Memo to New Teachers: Be Patient


I am a slow learner. Things need to percolate in my brain for a long time before they make their way to the surface in a sensible way. I am also human, which means insecure. I didn’t like teaching when I started. It was stressful to know nothing and stand in front of a group of students and tell them what to do.

Soon after finishing our initial teacher training my wife and I did a week long teacher training with Rodney Yee. Towards the end of the week there was a moment where everyone was in poses and Rodney would say, “Move your sit bone a little to the right. Do you feel the attachment of the hamstring,” or some such instruction. There were ooh and aahs from the gathered teachers while I sat there lost and confused.

After about fifteen minutes of this I turned to my wife and whispered, “They are all full of s**t. They can’t possibly feel what they say they are feeling.” And I left it at that feeling very insecure about my abilities.

About three years later I had this moment of subtly somewhere in my practice and had a eureka! moment. They weren’t lying. It was me who didn’t feel what was going on deep inside. And then I did.

I hated teaching when I first started. I felt supremely unprepared and incapable. It wasn’t that students weren’t enjoying themselves. It was me and my lack of confidence that was the issue. I used to plan my classes and print out three copies of the plan and tape them up at different points of the room in order to never forget where I was in my sequence. That helped but not by much.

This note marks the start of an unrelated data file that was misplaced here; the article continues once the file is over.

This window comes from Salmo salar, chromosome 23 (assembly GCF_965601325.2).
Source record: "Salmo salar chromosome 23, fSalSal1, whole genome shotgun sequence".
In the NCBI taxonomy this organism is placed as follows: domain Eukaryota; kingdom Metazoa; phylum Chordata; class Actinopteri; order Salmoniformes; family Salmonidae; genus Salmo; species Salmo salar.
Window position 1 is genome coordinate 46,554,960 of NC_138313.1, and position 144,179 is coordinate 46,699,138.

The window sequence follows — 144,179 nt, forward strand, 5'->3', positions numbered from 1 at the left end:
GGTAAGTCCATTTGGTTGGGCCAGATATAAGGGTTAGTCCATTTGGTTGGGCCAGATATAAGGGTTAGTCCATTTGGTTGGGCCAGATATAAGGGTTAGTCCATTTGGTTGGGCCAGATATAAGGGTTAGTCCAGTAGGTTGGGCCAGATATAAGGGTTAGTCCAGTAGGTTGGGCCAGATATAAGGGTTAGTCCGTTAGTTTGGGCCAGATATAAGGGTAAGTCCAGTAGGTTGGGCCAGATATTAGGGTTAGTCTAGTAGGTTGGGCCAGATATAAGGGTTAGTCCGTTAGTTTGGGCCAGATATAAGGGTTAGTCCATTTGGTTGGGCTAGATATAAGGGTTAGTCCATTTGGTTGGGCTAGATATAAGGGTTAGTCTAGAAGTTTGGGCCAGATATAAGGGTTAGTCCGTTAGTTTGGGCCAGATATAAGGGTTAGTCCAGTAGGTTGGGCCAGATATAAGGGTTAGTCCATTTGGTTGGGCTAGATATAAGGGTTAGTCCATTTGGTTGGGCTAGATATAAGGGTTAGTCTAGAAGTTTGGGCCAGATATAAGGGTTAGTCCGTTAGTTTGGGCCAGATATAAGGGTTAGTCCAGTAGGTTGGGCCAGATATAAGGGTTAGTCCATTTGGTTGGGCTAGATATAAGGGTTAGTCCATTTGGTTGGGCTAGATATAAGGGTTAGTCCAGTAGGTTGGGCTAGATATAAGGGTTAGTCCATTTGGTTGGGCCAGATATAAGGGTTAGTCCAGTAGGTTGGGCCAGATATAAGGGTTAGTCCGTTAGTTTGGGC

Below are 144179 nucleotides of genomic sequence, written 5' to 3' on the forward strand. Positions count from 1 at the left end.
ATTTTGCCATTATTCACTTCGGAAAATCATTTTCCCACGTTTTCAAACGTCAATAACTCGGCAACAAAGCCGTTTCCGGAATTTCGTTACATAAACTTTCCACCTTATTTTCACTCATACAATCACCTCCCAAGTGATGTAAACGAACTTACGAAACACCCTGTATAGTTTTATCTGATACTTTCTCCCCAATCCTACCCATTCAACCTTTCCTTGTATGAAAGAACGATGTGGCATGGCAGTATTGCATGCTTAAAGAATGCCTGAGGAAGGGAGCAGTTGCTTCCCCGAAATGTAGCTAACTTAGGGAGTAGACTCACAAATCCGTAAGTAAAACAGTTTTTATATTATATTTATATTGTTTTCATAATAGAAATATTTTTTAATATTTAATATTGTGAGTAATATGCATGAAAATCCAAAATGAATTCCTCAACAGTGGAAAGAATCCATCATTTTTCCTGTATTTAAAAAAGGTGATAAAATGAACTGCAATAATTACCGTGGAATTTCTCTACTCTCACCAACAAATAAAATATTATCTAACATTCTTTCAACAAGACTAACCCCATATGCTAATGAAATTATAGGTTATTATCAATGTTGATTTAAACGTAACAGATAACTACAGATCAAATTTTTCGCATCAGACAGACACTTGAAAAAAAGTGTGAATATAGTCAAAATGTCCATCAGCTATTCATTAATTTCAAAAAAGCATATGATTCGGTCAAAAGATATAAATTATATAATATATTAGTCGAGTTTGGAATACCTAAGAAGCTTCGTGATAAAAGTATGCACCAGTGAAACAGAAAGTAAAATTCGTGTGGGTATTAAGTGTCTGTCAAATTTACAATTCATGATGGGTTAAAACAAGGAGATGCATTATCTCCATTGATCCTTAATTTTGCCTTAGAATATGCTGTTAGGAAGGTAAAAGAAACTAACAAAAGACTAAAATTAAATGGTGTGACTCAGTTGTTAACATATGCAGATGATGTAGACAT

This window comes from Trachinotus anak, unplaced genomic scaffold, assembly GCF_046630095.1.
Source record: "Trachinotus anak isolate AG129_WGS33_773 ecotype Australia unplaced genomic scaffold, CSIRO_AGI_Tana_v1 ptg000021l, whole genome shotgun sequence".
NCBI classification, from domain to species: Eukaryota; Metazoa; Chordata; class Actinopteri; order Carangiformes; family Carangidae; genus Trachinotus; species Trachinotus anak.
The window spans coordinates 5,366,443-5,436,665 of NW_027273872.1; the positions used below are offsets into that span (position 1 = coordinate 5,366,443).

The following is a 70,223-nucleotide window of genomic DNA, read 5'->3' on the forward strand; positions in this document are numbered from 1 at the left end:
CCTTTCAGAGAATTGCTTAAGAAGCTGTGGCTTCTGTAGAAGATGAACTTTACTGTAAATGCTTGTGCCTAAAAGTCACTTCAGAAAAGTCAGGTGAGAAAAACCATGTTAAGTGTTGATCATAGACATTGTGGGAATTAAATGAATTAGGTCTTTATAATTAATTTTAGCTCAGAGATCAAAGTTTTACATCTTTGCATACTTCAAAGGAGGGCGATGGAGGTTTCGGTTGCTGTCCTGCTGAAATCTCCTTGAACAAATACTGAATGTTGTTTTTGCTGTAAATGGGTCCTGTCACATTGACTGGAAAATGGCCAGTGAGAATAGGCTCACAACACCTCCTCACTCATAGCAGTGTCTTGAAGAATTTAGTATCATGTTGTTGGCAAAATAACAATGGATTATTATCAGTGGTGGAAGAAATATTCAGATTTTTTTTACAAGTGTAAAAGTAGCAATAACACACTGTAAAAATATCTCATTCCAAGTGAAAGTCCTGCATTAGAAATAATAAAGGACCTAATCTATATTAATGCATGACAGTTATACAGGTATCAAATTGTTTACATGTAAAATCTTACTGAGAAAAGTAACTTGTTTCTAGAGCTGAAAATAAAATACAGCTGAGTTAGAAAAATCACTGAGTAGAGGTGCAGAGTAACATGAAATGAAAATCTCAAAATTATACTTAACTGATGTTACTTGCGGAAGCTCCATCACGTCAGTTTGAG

About a year into teaching I decided not to plan a class. It was very liberating and exciting. It was also an acknowledgment to myself that I was starting to get it— a little.

Everyone is different. Many years later having trained a lot of teachers, I can say that not everyone needs this learning curve. I have met people who were sharp right out of the box for whatever reason. And I have also met many who seemed to be like myself—able, but in need of time to germinate.

Be nice to yourself. If you want to figure this stuff out you will if you give yourself the time. The world is full of great artists who never came to be because of a fear of being bad before they were good.

Perseverance will further.

***

The CoreWalking Program has had great success alleviating many pain problems because learning to walk correctly means moving optimally—and this limits the unnecessary stresses that can lead to disorders of all kinds.

For a limited time we are offering our CoreWalking Program at a special discount. The CoreWalking Program can help you get out of pain one simple step at a time. Enter your email below for more information.

Sunday Morning Music: Scott Walker
Youtube is My Teacher Because She Has No Ego
6 Comments